The Afghan film where a Buzkashi game decides a woman's future

Image caption Three men play a game of Buzkashi to settle who will get to marry her

A Man's Desire for a Fifth Wife, an Afghan film shot in a volatile northern province of Afghanistan, has recently been screened in Kabul.

Ostensibly a love story, it delivered some uncomfortable home truths about Afghan society in this first outing to a home audience.

It tells the story of a wealthy landowner Sher Mohammad who is married with four wives, the maximum number according to Islamic law, but who becomes infatuated with another woman named Ulker. He decides he wants to marry her as well, a decision overshadowed by friction and rivalry at home.

But two other men are also in love with the object of his desire - another wealthy married man and a shepherd. To avoid mayhem in the local community the young woman's father says that the fate of his daughter should be decided by a Buzkashi game.

This is a traditional Afghan game where men on horseback fight to pick up a dead goat from the ground, run it across the field and throw it into a circle or a "goal".

Unflinching portrayal

But what about the object of the men's desire?

She loves the shepherd, but as the film's director Sadeq Abedi says: "Sadly Afghan women usually don't have a choice in selecting their future husbands. They end up living in misery for the rest of their life. I wanted to show this reality."

At one point in the film Ulker says she does not want her fate to be "tied to the feet of the horses".

It is not without irony that the most emotionally demanding roles for women in this film were played by Central Asian actresses. Afghan women tend to shy away from scenes that portray them at odds with their own culture.

Nevertheless a number of scenes in the film provide an unflinching portrayal of life in Afghanistan, including the scene where Sher Mohammad beats one of his wives or the scene where we are privy to the agony of two young boys as they are circumcised without anaesthetic.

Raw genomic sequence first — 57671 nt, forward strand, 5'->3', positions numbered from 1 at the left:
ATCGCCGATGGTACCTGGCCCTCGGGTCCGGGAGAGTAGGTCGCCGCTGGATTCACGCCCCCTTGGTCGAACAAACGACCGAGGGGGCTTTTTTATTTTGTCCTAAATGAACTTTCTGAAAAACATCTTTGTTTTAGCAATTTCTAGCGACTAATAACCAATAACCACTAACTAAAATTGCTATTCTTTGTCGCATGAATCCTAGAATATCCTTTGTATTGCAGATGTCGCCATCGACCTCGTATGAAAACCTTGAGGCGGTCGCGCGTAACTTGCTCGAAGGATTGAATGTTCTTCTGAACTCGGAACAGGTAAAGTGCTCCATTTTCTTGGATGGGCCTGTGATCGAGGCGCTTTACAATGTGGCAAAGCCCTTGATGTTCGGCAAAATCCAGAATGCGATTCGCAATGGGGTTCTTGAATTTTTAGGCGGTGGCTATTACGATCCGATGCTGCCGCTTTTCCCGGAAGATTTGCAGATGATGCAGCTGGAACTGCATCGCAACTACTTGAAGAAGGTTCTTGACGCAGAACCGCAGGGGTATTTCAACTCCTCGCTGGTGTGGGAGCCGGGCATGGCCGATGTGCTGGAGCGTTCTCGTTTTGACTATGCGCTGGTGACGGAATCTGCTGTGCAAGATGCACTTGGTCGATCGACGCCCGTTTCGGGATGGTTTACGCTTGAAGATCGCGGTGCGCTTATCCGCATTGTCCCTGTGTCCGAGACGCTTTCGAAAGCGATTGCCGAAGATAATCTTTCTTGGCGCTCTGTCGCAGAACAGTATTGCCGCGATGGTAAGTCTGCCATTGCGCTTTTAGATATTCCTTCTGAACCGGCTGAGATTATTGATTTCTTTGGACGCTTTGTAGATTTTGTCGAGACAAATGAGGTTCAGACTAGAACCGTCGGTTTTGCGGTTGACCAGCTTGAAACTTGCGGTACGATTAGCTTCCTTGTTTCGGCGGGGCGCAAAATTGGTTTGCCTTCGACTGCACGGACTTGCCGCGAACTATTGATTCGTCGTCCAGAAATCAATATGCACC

"Scenes like a man hitting his wife or the circumcision of boys show the harsh reality of life in Afghanistan, where women are treated inhumanely and the vast majority of people still have no access to medical care," Mr Abedi says.

A woman in the audience at its first screening in Kabul echoes these thoughts: "The film has shown scenes that we've never seen before. I think it will be interesting for a global audience to see what happens in parts of Afghanistan."

Image caption The film was shot in the volatile province of Faryab

People in rural Afghanistan still consult a man in the community whose many "skills" extending to cutting hair, pulling out painful teeth and performing circumcisions. This is a centuries-old tradition.

It was partly this desire to document these ancient and steadfast customs that led Mr Abedi to take the controversial decision of shooting the film entirely in northern Afghanistan. He wanted to capture real life in these areas.

"We needed Afghan scenery, horses and uniform for the horse riders not to mention thousands of extras," he said.

Afghan princess

Putting an international crew of 120 in volatile Faryab province was not an easy decision, but although Mr Abedi received threats, the support of local residents, tribal leaders and the army was eventually decisive.

Very few films are produced in Afghanistan, as a result of decades of conflict.

Image caption It was an unflinching portrayal of Afghan life and customs for a Kabul audience

Before those conflicts began, Afghanistan did have an emerging film industry. In 1965, Raia Balkhi was the first film produced without foreign help. It was a romantic story based on the life of a princess from the 10th Century - the first Afghan woman poet, who fell in love with a slave.

Sima and Abdullah Shadan played the leading roles. When they later married, they became the Angelina Jolie and Brad Pitt of their time in Afghanistan.

Almost 50 years later, the spotlight is not on a story about an Afghan woman liberated and bold enough to proclaim her love for a slave, but a woman whose father decrees that the outcome of a game will decide her future husband.

Perhaps, as the director argues, this is the truest depiction of Afghan life. But, with a spoiler warning for the next line, the young woman's fate was also in the director's hands.

So despite the man's desire for a fifth wife, the shepherd won the match and the young lovers were united. He opted for the happy ending.

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